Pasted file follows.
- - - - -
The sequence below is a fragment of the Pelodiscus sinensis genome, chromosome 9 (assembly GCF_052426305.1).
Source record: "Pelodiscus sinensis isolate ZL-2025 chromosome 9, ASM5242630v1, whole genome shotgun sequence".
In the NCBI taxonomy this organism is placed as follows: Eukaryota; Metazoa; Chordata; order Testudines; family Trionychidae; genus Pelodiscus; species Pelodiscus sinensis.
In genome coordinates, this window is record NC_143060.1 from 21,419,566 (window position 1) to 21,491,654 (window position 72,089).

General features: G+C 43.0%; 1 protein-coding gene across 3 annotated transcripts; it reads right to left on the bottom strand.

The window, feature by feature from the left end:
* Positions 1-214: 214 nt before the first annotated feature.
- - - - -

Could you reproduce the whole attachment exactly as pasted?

The sequence below is a fragment of the Pelodiscus sinensis genome, chromosome 9 (assembly GCF_052426305.1).
Source record: "Pelodiscus sinensis isolate ZL-2025 chromosome 9, ASM5242630v1, whole genome shotgun sequence".
In the NCBI taxonomy this organism is placed as follows: Eukaryota; Metazoa; Chordata; order Testudines; family Trionychidae; genus Pelodiscus; species Pelodiscus sinensis.
In genome coordinates, this window is record NC_143060.1 from 21,419,566 (window position 1) to 21,491,654 (window position 72,089).

General features: G+C 43.0%; 1 protein-coding gene across 3 annotated transcripts; it reads right to left on the bottom strand.

The window, feature by feature from the left end:
* Positions 1-214: 214 nt before the first annotated feature.